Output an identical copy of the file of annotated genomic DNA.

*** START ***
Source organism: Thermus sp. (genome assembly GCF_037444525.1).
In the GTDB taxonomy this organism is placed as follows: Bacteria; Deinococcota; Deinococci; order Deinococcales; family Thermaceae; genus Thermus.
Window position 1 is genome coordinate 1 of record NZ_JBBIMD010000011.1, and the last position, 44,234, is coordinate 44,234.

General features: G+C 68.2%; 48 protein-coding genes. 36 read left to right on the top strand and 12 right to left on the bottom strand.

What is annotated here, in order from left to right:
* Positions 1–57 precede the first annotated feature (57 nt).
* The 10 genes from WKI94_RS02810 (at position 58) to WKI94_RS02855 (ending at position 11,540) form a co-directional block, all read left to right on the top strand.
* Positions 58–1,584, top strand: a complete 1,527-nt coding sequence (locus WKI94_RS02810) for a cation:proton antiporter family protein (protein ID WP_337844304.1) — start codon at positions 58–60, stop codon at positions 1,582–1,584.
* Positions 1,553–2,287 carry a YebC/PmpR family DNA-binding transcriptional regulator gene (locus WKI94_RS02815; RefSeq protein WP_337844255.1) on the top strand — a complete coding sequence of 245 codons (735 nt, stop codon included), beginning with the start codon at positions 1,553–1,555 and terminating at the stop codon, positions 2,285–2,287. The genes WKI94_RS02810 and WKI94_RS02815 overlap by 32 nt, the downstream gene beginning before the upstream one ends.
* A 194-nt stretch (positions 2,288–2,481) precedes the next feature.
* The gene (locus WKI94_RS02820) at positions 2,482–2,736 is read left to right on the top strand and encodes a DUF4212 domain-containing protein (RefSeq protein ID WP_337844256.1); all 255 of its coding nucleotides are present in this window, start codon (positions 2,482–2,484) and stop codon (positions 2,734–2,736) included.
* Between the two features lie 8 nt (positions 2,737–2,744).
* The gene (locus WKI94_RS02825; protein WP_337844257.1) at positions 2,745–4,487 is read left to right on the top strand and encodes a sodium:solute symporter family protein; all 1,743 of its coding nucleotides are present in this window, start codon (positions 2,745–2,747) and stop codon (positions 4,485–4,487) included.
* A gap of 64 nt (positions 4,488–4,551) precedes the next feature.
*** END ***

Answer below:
Source organism: Thermus sp. (genome assembly GCF_037444525.1).
In the GTDB taxonomy this organism is placed as follows: Bacteria; Deinococcota; Deinococci; order Deinococcales; family Thermaceae; genus Thermus.
Window position 1 is genome coordinate 1 of record NZ_JBBIMD010000011.1, and the last position, 44,234, is coordinate 44,234.

General features: G+C 68.2%; 48 protein-coding genes. 36 read left to right on the top strand and 12 right to left on the bottom strand.

What is annotated here, in order from left to right:
* Positions 1–57 precede the first annotated feature (57 nt).
* The 10 genes from WKI94_RS02810 (at position 58) to WKI94_RS02855 (ending at position 11,540) form a co-directional block, all read left to right on the top strand.
* Positions 58–1,584, top strand: a complete 1,527-nt coding sequence (locus WKI94_RS02810) for a cation:proton antiporter family protein (protein ID WP_337844304.1) — start codon at positions 58–60, stop codon at positions 1,582–1,584.
* Positions 1,553–2,287 carry a YebC/PmpR family DNA-binding transcriptional regulator gene (locus WKI94_RS02815; RefSeq protein WP_337844255.1) on the top strand — a complete coding sequence of 245 codons (735 nt, stop codon included), beginning with the start codon at positions 1,553–1,555 and terminating at the stop codon, positions 2,285–2,287. The genes WKI94_RS02810 and WKI94_RS02815 overlap by 32 nt, the downstream gene beginning before the upstream one ends.
* A 194-nt stretch (positions 2,288–2,481) precedes the next feature.
* The gene (locus WKI94_RS02820) at positions 2,482–2,736 is read left to right on the top strand and encodes a DUF4212 domain-containing protein (RefSeq protein ID WP_337844256.1); all 255 of its coding nucleotides are present in this window, start codon (positions 2,482–2,484) and stop codon (positions 2,734–2,736) included.
* Between the two features lie 8 nt (positions 2,737–2,744).
* The gene (locus WKI94_RS02825; protein WP_337844257.1) at positions 2,745–4,487 is read left to right on the top strand and encodes a sodium:solute symporter family protein; all 1,743 of its coding nucleotides are present in this window, start codon (positions 2,745–2,747) and stop codon (positions 4,485–4,487) included.
* A gap of 64 nt (positions 4,488–4,551) precedes the next feature.